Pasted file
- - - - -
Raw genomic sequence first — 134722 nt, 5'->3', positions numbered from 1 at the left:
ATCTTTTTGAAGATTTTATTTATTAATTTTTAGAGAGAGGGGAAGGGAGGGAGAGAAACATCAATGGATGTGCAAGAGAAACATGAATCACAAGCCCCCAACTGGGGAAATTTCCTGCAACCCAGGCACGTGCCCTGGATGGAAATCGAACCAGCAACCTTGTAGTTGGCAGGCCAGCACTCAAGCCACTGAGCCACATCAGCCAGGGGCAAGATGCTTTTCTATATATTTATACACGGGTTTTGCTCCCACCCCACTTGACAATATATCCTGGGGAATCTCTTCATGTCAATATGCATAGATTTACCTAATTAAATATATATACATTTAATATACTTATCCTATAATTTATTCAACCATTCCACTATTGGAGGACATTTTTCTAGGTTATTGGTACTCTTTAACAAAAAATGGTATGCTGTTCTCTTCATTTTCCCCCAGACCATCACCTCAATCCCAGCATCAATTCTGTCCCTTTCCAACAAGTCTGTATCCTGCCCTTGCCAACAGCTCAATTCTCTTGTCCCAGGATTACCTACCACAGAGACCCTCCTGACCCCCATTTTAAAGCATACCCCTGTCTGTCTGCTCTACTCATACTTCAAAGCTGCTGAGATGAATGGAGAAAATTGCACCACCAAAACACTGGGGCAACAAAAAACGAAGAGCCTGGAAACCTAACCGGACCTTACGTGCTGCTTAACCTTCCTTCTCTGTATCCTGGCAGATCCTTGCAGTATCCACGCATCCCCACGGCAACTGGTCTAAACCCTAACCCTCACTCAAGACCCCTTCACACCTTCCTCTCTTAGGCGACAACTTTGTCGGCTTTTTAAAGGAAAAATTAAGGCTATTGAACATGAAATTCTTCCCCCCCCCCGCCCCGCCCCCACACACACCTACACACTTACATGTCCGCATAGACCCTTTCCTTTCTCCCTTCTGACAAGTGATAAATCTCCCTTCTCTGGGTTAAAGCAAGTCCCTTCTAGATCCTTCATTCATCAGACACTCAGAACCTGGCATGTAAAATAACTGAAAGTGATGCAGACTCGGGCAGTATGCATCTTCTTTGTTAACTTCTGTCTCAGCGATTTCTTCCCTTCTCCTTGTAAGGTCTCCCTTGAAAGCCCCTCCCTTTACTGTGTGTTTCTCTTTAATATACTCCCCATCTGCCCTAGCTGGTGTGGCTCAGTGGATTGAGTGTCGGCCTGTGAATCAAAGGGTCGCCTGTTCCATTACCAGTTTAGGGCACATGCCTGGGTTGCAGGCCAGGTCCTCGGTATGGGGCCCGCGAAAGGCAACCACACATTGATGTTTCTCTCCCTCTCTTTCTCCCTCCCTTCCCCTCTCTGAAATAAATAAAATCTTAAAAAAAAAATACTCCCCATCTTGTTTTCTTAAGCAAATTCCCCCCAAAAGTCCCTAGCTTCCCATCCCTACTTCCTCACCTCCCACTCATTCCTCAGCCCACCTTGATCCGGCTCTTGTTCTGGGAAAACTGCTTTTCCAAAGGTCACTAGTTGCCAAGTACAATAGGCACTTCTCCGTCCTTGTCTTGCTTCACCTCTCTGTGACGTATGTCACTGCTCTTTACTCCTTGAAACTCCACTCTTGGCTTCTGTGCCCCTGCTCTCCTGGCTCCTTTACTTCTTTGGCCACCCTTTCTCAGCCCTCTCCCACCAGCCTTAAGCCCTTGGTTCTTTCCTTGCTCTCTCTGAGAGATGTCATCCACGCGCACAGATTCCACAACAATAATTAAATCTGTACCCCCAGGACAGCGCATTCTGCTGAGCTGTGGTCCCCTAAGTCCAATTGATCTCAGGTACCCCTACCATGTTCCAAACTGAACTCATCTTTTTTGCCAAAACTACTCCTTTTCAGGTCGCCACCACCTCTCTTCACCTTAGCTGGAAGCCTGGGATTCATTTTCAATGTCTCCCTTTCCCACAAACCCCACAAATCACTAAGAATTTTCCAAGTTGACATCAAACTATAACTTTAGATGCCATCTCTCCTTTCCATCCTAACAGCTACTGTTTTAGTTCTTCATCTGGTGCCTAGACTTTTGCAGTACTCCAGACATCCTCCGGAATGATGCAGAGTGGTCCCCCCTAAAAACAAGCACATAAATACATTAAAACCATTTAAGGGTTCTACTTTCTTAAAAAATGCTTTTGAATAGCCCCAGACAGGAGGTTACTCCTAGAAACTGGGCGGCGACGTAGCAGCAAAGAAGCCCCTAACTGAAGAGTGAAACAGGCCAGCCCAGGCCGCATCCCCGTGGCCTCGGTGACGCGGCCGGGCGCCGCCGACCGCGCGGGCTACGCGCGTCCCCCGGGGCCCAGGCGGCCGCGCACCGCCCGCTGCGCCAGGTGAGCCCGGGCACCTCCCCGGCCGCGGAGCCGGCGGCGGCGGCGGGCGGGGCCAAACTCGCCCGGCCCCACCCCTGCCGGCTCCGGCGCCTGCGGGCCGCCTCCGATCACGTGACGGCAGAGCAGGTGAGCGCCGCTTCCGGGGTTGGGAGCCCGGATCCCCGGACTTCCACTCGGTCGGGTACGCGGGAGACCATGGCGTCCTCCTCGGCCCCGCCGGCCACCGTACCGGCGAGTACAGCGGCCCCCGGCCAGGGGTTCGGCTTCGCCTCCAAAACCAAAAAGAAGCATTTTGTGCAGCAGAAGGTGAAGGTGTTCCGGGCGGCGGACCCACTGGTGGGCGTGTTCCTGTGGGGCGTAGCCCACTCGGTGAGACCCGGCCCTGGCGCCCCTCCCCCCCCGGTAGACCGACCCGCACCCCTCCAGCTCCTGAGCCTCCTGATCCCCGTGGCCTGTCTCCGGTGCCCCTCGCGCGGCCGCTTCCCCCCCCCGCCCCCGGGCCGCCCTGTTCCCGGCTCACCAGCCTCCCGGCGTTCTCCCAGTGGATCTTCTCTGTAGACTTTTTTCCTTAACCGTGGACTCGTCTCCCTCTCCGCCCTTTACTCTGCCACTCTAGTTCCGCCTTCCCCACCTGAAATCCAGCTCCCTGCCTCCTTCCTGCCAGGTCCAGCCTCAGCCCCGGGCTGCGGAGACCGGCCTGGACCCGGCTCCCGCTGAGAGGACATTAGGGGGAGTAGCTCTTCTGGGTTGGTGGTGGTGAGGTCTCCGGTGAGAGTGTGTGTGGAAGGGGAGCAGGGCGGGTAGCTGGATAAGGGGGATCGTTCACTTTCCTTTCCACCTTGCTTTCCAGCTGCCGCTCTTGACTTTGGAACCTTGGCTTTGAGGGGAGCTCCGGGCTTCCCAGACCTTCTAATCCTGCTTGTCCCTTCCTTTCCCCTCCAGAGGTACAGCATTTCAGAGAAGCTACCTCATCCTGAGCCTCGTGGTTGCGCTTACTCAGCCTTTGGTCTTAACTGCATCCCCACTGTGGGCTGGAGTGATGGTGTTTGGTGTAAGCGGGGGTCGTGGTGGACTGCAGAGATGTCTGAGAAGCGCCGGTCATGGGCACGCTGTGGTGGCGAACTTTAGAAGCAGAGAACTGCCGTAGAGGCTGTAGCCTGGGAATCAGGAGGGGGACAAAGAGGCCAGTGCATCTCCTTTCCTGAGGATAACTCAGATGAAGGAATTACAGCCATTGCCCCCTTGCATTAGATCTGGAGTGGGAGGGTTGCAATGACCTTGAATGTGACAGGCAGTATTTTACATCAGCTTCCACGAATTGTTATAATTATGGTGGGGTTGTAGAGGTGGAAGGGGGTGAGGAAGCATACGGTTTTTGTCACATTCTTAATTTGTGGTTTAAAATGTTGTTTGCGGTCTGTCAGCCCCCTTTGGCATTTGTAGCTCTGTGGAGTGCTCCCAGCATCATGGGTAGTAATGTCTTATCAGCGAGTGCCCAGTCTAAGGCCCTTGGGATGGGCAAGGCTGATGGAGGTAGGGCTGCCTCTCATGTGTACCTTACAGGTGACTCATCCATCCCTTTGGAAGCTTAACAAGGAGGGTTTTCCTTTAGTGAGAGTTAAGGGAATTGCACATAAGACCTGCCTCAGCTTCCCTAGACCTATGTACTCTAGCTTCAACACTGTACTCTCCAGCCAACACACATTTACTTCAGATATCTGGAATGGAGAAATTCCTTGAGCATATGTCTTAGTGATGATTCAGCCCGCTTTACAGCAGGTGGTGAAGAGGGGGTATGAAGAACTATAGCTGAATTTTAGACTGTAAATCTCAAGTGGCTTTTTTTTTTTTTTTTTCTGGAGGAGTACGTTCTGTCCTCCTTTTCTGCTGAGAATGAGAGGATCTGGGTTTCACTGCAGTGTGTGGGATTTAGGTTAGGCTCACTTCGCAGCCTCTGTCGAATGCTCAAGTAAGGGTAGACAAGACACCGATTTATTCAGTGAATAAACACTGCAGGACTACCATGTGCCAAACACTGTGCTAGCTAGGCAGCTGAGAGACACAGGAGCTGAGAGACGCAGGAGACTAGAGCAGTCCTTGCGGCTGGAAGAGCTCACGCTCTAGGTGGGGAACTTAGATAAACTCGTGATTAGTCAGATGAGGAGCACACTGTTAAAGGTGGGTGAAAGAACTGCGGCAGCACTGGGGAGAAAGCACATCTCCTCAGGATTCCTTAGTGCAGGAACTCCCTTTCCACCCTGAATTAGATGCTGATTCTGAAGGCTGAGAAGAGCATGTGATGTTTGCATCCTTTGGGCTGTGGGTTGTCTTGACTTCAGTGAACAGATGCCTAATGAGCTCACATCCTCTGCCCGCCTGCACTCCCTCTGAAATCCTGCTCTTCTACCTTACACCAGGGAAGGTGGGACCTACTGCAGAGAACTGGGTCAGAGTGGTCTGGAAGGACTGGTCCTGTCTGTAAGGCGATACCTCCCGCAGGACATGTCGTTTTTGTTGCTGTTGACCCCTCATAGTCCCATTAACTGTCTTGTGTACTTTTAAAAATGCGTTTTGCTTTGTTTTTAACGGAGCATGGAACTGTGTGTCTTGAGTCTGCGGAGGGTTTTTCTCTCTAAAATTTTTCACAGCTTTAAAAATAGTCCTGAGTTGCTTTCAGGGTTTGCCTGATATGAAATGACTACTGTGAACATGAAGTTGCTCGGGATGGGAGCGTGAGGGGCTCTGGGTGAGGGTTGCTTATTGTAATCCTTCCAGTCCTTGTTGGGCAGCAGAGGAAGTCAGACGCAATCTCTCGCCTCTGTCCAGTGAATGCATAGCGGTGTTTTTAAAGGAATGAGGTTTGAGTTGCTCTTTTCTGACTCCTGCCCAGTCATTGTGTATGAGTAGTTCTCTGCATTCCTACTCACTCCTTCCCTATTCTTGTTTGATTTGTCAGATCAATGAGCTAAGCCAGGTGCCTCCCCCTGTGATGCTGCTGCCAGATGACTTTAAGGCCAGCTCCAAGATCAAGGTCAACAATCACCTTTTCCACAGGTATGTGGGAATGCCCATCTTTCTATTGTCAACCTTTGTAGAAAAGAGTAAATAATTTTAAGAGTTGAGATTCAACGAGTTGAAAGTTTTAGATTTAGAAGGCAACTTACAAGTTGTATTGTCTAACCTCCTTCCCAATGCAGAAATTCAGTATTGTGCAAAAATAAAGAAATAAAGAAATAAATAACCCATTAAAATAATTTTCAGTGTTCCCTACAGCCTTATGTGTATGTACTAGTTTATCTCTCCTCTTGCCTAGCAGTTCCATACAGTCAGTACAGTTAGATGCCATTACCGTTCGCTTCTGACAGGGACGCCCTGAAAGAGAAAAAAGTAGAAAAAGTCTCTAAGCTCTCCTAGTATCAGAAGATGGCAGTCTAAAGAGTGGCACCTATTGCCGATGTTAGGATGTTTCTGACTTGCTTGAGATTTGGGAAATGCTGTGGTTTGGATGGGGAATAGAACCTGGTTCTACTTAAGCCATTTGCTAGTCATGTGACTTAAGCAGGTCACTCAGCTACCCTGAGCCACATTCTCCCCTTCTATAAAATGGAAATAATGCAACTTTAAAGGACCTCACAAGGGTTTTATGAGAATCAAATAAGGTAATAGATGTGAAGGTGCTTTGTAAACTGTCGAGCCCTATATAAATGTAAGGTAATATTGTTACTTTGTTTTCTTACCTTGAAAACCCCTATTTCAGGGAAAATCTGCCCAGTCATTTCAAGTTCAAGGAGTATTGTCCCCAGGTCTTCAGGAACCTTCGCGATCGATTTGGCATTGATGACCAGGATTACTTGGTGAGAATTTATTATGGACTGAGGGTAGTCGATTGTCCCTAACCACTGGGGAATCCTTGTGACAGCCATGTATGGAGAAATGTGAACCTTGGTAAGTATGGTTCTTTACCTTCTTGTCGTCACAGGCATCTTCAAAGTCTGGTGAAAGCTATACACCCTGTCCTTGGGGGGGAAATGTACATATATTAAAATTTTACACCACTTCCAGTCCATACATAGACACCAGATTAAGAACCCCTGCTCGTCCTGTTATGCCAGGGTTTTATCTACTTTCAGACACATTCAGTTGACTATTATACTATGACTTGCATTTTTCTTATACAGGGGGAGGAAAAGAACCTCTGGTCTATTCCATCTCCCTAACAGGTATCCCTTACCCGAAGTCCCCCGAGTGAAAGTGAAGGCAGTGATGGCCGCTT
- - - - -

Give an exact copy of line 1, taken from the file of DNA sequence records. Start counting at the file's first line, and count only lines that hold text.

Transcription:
Raw genomic sequence first — 134722 nt, 5'->3', positions numbered from 1 at the left: